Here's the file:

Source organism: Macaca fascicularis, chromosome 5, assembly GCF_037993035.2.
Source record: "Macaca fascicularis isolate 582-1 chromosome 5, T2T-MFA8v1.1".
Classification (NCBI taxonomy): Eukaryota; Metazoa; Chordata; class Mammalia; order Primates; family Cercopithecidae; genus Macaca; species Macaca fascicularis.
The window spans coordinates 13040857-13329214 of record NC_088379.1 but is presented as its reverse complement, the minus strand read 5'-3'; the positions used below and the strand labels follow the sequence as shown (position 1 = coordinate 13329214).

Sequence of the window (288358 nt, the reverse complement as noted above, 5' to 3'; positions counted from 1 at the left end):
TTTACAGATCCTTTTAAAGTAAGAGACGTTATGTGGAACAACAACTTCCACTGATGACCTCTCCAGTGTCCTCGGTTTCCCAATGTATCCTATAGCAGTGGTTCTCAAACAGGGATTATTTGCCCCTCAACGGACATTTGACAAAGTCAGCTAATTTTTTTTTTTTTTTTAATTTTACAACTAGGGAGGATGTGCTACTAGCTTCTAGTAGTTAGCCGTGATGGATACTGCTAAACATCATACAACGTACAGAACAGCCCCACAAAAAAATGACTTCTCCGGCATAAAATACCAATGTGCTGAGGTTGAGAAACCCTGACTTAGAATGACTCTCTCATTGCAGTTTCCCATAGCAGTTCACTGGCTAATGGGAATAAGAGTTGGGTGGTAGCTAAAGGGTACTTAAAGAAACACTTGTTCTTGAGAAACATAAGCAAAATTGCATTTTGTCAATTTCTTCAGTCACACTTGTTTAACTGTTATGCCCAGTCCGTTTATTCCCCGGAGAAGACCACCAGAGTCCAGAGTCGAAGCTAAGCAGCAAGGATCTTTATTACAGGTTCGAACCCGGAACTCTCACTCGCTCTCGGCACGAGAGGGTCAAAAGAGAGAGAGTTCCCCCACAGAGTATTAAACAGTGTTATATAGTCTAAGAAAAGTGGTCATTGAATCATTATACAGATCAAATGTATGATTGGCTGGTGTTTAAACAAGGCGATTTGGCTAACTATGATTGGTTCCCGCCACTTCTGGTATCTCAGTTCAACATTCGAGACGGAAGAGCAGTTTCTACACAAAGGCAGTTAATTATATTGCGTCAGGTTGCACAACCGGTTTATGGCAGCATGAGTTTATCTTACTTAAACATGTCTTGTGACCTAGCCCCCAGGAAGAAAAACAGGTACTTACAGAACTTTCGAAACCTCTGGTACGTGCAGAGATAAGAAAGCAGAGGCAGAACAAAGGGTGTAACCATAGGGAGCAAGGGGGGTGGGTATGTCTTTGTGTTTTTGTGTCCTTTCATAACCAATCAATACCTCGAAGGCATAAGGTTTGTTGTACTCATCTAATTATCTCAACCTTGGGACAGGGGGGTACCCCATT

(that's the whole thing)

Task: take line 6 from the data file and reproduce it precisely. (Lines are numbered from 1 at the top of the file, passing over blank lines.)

TTTACAGATCCTTTTAAAGTAAGAGACGTTATGTGGAACAACAACTTCCACTGATGACCTCTCCAGTGTCCTCGGTTTCCCAATGTATCCTATAGCAGTGGTTCTCAAACAGGGATTATTTGCCCCTCAACGGACATTTGACAAAGTCAGCTAATTTTTTTTTTTTTTTTAATTTTACAACTAGGGAGGATGTGCTACTAGCTTCTAGTAGTTAGCCGTGATGGATACTGCTAAACATCATACAACGTACAGAACAGCCCCACAAAAAAATGACTTCTCCGGCATAAAATACCAATGTGCTGAGGTTGAGAAACCCTGACTTAGAATGACTCTCTCATTGCAGTTTCCCATAGCAGTTCACTGGCTAATGGGAATAAGAGTTGGGTGGTAGCTAAAGGGTACTTAAAGAAACACTTGTTCTTGAGAAACATAAGCAAAATTGCATTTTGTCAATTTCTTCAGTCACACTTGTTTAACTGTTATGCCCAGTCCGTTTATTCCCCGGAGAAGACCACCAGAGTCCAGAGTCGAAGCTAAGCAGCAAGGATCTTTATTACAGGTTCGAACCCGGAACTCTCACTCGCTCTCGGCACGAGAGGGTCAAAAGAGAGAGAGTTCCCCCACAGAGTATTAAACAGTGTTATATAGTCTAAGAAAAGTGGTCATTGAATCATTATACAGATCAAATGTATGATTGGCTGGTGTTTAAACAAGGCGATTTGGCTAACTATGATTGGTTCCCGCCACTTCTGGTATCTCAGTTCAACATTCGAGACGGAAGAGCAGTTTCTACACAAAGGCAGTTAATTATATTGCGTCAGGTTGCACAACCGGTTTATGGCAGCATGAGTTTATCTTACTTAAACATGTCTTGTGACCTAGCCCCCAGGAAGAAAAACAGGTACTTACAGAACTTTCGAAACCTCTGGTACGTGCAGAGATAAGAAAGCAGAGGCAGAACAAAGGGTGTAACCATAGGGAGCAAGGGGGGTGGGTATGTCTTTGTGTTTTTGTGTCCTTTCATAACCAATCAATACCTCGAAGGCATAAGGTTTGTTGTACTCATCTAATTATCTCAACCTTGGGACAGGGGGGTACCCCATT